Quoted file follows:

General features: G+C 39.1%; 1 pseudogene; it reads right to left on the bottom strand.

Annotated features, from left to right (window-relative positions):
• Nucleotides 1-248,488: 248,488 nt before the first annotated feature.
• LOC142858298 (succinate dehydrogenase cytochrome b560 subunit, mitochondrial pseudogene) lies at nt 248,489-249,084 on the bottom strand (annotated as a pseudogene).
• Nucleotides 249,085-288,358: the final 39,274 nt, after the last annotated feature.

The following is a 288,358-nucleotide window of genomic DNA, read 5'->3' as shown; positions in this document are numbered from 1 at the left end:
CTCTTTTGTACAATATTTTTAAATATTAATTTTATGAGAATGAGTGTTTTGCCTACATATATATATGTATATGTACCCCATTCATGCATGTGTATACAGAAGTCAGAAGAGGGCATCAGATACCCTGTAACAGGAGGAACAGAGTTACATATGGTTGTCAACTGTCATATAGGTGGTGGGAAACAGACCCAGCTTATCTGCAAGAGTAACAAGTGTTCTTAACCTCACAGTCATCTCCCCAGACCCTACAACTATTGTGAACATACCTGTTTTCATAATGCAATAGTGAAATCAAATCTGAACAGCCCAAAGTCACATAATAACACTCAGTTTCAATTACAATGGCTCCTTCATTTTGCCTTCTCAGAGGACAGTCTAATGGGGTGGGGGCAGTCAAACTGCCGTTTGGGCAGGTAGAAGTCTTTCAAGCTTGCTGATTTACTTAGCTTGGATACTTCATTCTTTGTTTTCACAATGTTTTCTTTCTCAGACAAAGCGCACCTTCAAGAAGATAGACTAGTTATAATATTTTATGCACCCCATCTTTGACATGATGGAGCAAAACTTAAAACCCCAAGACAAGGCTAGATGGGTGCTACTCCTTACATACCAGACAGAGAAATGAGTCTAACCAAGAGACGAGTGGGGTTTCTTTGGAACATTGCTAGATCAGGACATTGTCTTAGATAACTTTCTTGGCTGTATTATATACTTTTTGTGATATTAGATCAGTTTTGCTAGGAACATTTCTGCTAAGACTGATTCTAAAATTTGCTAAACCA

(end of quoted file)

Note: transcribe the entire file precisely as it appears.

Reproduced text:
General features: G+C 39.1%; 1 pseudogene; it reads right to left on the bottom strand.

Annotated features, from left to right (window-relative positions):
• Nucleotides 1-248,488: 248,488 nt before the first annotated feature.
• LOC142858298 (succinate dehydrogenase cytochrome b560 subunit, mitochondrial pseudogene) lies at nt 248,489-249,084 on the bottom strand (annotated as a pseudogene).
• Nucleotides 249,085-288,358: the final 39,274 nt, after the last annotated feature.

The following is a 288,358-nucleotide window of genomic DNA, read 5'->3' as shown; positions in this document are numbered from 1 at the left end:
CTCTTTTGTACAATATTTTTAAATATTAATTTTATGAGAATGAGTGTTTTGCCTACATATATATATGTATATGTACCCCATTCATGCATGTGTATACAGAAGTCAGAAGAGGGCATCAGATACCCTGTAACAGGAGGAACAGAGTTACATATGGTTGTCAACTGTCATATAGGTGGTGGGAAACAGACCCAGCTTATCTGCAAGAGTAACAAGTGTTCTTAACCTCACAGTCATCTCCCCAGACCCTACAACTATTGTGAACATACCTGTTTTCATAATGCAATAGTGAAATCAAATCTGAACAGCCCAAAGTCACATAATAACACTCAGTTTCAATTACAATGGCTCCTTCATTTTGCCTTCTCAGAGGACAGTCTAATGGGGTGGGGGCAGTCAAACTGCCGTTTGGGCAGGTAGAAGTCTTTCAAGCTTGCTGATTTACTTAGCTTGGATACTTCATTCTTTGTTTTCACAATGTTTTCTTTCTCAGACAAAGCGCACCTTCAAGAAGATAGACTAGTTATAATATTTTATGCACCCCATCTTTGACATGATGGAGCAAAACTTAAAACCCCAAGACAAGGCTAGATGGGTGCTACTCCTTACATACCAGACAGAGAAATGAGTCTAACCAAGAGACGAGTGGGGTTTCTTTGGAACATTGCTAGATCAGGACATTGTCTTAGATAACTTTCTTGGCTGTATTATATACTTTTTGTGATATTAGATCAGTTTTGCTAGGAACATTTCTGCTAAGACTGATTCTAAAATTTGCTAAACCA